Some Please Explain Those Plastic Recycling Triangles

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Someone please explain those recycling triangles

We learned about it in grade school. It’s embedded in our heads: Recycle, recycle, recycle. Recycle your plastics and glass, your papers and boxes. But raw materials today are a lot different than they used to be. Plastics no longer come in two or three forms, and what the heck is styrofoam anyway?

Here’s a quick breakdown of what those little number symbols on packing actually mean:

#1: Pete or Pet = polyethylene terephthalate

This is the easiest plastic to recycle. And it’s the most common!

Commonly found in:

  • Water bottles
  • Soda bottles
  • Most food packaging

PET plastics are crushed, shredded then processed to make new PET bottles. It is also spun into polyester fibers and used to make textiles like fleece garments, life jackets, pillow stuffing, and similar products.

Recommendation: Avoid reusing PET plastics because they are intended for one-time use. To clean this porous plastic properly would require harsh chemicals. It’s best to recycle it after each use.

#2: HDPE = High-Density Polyethylene

This is the stiff plastic that can withstand wear and tear, like exposure to sunlight, heat or freezing.

Commonly found in

  • Laundry detergent
  • Milk cartons
  • Oil bottles
  • Toys
  • Some plastic bags

This plastic is reusable and recyclable, often used to make picnic tables, waste bins, and park benches.

Recommendation: Since only about 35% of HDPE plastic items get recycled every year, opt for alternatives like reusable shopping bags.

#3: PVC = Polyvinyl Chloride

This is the soft plastic that is considered the “poison plastic” because of the number of toxins it can leach throughout its lifetime. Less than 1% of this plastic is recycled yearly.

Commonly found in:

  • Clear plastic food wrapping
  • Children’s and pet toys
  • Plumbing pipes
  • Garden hoses

Recommendation: Avoid items made with PVC plastic if possible, replacing them with reusable beeswax wraps, drinking water safe garden hoses and children’s toys that are made of wood or the safer PETE plastic.

#4: LDPE = Low-Density Polyethylene

This plastic is considered less toxic and safer to use. This plastic is reusable but not always recyclable. More and more recycling facilities are gearing up to recycle this plastic more efficiently.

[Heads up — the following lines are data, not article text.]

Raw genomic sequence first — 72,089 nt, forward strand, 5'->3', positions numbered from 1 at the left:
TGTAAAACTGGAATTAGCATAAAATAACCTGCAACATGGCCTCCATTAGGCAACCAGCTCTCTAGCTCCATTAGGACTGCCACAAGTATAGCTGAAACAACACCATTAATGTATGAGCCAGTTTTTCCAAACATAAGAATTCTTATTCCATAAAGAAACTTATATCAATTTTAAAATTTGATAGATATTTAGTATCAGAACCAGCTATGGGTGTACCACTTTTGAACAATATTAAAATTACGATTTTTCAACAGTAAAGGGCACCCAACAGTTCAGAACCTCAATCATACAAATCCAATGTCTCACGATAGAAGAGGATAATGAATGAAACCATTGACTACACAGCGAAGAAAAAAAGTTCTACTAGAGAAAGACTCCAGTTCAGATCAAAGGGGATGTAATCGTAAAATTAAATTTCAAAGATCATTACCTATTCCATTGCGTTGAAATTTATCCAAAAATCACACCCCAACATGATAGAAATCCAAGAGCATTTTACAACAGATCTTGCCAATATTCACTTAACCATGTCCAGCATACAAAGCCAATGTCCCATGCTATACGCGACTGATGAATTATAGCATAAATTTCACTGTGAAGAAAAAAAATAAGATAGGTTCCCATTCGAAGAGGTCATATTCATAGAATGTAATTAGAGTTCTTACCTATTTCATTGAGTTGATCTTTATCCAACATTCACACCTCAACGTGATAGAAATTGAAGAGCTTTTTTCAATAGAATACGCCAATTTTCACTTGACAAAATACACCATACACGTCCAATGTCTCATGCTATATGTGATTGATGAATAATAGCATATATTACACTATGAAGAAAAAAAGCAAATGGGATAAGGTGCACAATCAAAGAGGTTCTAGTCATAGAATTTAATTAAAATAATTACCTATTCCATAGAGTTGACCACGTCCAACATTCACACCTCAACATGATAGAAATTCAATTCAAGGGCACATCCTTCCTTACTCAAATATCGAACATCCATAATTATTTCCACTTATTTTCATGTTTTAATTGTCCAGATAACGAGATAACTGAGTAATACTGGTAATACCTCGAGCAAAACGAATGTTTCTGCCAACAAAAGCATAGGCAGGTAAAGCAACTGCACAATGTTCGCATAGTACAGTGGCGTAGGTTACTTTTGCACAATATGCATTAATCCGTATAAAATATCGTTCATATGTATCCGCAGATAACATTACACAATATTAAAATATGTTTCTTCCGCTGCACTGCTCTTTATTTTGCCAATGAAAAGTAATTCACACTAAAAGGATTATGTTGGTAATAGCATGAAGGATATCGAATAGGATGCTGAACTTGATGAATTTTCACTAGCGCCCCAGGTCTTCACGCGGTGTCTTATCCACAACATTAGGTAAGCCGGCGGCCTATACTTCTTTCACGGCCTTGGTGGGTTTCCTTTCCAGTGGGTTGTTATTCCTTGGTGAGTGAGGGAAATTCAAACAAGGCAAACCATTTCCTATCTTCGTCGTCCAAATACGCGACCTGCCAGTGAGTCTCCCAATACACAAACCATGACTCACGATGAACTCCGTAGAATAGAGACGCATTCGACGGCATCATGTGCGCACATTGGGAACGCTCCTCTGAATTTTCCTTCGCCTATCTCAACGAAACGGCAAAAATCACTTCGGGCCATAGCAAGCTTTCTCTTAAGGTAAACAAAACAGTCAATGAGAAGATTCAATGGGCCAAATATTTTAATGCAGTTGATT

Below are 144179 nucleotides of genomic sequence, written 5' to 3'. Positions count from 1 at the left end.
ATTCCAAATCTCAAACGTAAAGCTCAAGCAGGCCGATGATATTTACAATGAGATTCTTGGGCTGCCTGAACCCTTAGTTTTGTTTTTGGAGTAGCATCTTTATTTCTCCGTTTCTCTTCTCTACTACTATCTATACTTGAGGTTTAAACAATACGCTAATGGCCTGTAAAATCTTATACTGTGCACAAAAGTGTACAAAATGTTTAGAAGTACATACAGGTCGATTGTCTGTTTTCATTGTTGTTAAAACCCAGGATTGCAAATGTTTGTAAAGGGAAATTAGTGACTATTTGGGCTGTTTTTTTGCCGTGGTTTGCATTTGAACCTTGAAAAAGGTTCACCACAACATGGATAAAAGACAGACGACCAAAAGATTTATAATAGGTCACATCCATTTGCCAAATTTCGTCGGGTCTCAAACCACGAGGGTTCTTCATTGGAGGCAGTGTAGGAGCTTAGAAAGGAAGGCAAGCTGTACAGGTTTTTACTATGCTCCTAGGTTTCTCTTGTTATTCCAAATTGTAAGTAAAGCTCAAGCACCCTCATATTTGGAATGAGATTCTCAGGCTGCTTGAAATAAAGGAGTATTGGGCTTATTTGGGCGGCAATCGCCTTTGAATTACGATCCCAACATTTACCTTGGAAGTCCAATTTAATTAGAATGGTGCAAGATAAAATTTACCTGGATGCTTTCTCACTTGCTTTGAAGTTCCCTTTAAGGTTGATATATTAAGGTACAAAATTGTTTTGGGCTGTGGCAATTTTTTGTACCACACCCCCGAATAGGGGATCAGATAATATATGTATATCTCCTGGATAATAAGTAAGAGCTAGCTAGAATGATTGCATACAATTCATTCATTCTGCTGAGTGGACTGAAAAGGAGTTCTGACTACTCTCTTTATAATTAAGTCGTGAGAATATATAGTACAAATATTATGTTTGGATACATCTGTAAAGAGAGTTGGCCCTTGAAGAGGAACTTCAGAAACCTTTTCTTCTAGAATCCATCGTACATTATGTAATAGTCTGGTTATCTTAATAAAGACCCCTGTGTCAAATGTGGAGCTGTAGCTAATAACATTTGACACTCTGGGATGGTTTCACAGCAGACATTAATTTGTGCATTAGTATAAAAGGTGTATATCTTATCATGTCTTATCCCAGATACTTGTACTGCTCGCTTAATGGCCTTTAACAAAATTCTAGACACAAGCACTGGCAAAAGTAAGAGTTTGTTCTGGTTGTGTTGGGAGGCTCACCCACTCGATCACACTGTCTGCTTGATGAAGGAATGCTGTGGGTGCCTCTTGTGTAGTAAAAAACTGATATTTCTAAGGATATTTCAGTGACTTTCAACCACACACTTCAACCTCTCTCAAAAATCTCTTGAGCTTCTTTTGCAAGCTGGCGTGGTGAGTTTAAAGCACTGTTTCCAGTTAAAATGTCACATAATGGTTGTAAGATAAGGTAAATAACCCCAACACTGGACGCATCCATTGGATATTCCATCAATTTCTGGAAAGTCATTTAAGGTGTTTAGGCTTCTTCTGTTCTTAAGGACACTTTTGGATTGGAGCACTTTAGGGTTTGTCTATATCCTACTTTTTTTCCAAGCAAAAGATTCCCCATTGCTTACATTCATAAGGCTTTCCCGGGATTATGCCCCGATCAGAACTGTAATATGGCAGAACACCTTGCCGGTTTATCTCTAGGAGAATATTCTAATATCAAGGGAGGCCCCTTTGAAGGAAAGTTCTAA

Commonly found in:

  • Grocery store plastic bags
  • Plastic lumber
  • Garbage can liners
  • Squeezable bottles
  • Dry cleaning garment bags

Recommendation: Re-use your grocery bags! And when possible, replace them with reusable cloth bags as well. Avoid using a separate bag for every item of produce.

#5: PP= Polypropylene

This plastic is lightweight, tough and heat-resistant. Used often in food packaging, it has a unique barrier against grease and moisture. It is considered safe for reuse and recycling.

Commonly found in:

  • Cereal boxes
  • Plastic bottle tops
  • Butter containers
  • Potato chip bags
  • Straws
  • Battery cases
  • Rope

Recommendation: PP plastic is curbside recyclable and is accepted in most recycling facilities. To cut down your consumption here, seek out reusable straws and water bottles.

#6: PS = Polystyrene

PS plastics are the tricky ones to our health and environment. Among the most widely used type of plastics, it’s weak and lightweight structure makes it too easy to break down and dispersed throughout our environment.

Commonly found in:

  • Styrofoam drinking cups
  • Take out containers
  • Egg cartons
  • Plastic cutlery
  • “Peanut” packaging

Recommendation: PS plastic has been linked to human health and reproductive system dysfunction, especially when introduced to heat. PS plastics leach styrene, a chemical linked to these health consequences and to the number of marine species that have ingested these chemicals as well.

Since most curbside collection services will not pick up this plastic, it is best to above polystyrene when possible. Reusable cups, coffee mugs, cutleries, and Tupperware are always recommended.

#7: Other = BPA, Polycarbonate, LEXAN

Number 7 plastics is an umbrella term for all polycarbonate (PC) plastics. Because of the high level of chemical leaching into food and drink products, PC plastics should be avoided at all costs. There are many environmental and FDA initiative to illegalize the production of PC plastics in mass production. Note: The good news is that some bio-based polymers like corn starch are being developed to replace this harmful PC plastic.

Commonly found in:

  • Baby bottles!!!
  • Sippy cups
  • Car parts
  • Water cooler bottles
  • Children’s toys
  • Children’s dishes

Recommendation and Final Thoughts: Avoid this plastic at all costs when possible until our recycling facilities have developed a more eco-friendly alternative. Understanding these codes makes a difference in how we recycle our waste.

Have a big project coming up? Cleaning out the house, garage or attic? Don’t let the task of separating your recyclables and waste stop you. Hire a professional junk removal company like JunkProsWA, the fast, eco-friendly removal company that will sort and haul away your waste to the proper facilities.

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